On eve of hearing, swim club changes name -- Gazette.Net


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The well-known swim club formerly known as Curl-Burke and then CUBU has again changed its name, this time to Nation’s Capital Swim Club, according to a press release issued by the club Tuesday.

The renaming announcement comes on the eve of a scheduled hearing before USA Swimming for Curl-Burke’s founder, Rick Curl, who is being accused of an inappropriate sexual relationship with one of his former swimmers when she was just 13.

“The last couple of months have been a challenging time for our Club, coaches, swimmers and facility partners,” said Tom Ugast, the club’s CEO. “Our new name and ownership build on the many changes we’ve already made that reflect our uncompromising commitment to the safety of our swimmers while preserving the talents and strengths that have made our Club one of the country’s most successful for years.”

Ugast purchased all club operations from Curl Swimming Services. The Curl-Burke Swim Club was a subsidiary of Curl Swimming Services, which Rick Curl still owns. Nation’s Capital Swim Club adopted a new logo that integrates images of a swimmer and the U.S. Capitol dome inside a red, white and blue circle.

USA Swimming, the national governing body for swimming in the United States, has approved the change of ownership and name.

“We felt we wanted to start fresh and worked with USA Swimming to give us an opportunity to do that. The name represents who we are as a club,” Ugast told The Gazette.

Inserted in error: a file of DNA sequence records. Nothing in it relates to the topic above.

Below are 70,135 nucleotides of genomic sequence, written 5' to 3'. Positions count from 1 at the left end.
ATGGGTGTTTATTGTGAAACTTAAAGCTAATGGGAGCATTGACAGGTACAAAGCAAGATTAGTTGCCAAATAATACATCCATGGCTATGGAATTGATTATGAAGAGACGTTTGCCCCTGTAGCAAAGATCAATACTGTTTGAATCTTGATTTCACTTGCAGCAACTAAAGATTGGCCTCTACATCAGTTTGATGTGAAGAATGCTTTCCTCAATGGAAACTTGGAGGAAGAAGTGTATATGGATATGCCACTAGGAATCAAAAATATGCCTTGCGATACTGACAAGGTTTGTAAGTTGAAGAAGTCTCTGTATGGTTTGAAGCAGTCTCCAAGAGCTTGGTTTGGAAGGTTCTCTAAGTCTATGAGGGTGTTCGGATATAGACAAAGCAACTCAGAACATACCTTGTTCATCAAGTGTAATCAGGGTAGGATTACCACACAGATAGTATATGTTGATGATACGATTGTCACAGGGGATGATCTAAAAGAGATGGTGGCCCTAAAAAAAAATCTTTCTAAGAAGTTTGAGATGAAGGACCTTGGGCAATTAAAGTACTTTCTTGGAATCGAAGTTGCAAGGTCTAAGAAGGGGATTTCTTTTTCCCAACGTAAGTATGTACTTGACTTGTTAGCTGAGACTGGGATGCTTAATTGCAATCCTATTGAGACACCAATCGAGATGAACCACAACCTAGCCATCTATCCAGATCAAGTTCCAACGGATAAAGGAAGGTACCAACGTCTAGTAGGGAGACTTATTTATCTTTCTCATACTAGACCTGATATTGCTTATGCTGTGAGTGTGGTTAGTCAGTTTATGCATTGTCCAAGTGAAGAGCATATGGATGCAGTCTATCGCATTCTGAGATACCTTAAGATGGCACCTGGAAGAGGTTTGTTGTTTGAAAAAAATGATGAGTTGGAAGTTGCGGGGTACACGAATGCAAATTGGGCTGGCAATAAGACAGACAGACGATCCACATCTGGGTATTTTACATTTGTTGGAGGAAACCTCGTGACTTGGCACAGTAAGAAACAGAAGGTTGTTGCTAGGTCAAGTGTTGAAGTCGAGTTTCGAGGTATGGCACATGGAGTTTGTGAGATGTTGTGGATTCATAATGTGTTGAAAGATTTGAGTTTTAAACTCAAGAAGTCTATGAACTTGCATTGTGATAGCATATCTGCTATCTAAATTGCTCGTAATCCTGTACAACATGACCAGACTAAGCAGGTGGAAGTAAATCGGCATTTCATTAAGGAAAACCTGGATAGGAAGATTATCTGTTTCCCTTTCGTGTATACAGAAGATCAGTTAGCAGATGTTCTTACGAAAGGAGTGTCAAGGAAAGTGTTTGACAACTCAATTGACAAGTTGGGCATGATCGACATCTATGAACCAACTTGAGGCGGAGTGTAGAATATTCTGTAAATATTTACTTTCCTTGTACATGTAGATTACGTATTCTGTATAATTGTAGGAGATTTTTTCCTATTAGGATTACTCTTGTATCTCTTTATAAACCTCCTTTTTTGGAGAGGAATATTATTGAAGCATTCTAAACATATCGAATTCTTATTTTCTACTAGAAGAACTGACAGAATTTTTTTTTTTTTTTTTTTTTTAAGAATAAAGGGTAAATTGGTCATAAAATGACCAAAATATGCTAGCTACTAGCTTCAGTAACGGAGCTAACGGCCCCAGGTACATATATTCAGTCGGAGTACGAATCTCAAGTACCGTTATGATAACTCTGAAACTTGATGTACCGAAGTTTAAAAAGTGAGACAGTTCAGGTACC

The new club will assume CUBU’s 2,000 or more enrolled swimmers at the club’s 15 facilities located throughout the region, Ugast said.

Curl faces a full hearing before USA Swimming’s board of review scheduled for Wednesday. USA Swimming could not be reached for comment to confirm the hearing is going on as scheduled. Kelley Currin, a former club swimmer coached by Curl, has accused him of engaging in sexual relations with her during a four-year period in the 1980s starting when she was 13 and he was 33, according to The Washington Post.

Currin, whose maiden name is Davies, also told the Post that Curl paid her family $150,000 to keep quiet about the affair.

The new name and ownership are just the latest in a series of changes the club began making after news broke about the accusations against Curl. In addition, the club has established a segregated account to protect its funds, according to the press release. Ugast also said the organization is considering some changes to its hiring process for coaches.

“Currently we go through USA Swimming in doing background checks on coaches. A third party conducts a 10-year search for red flags. Certainly that doesn’t catch everybody,” Ugast said.

He said the club may start fingerprinting employees for a more extensive criminal record check.

“Unless there is a criminal record we won’t catch everyone. That is the hole in the system,” Ugast said.

kbrick@gazette.net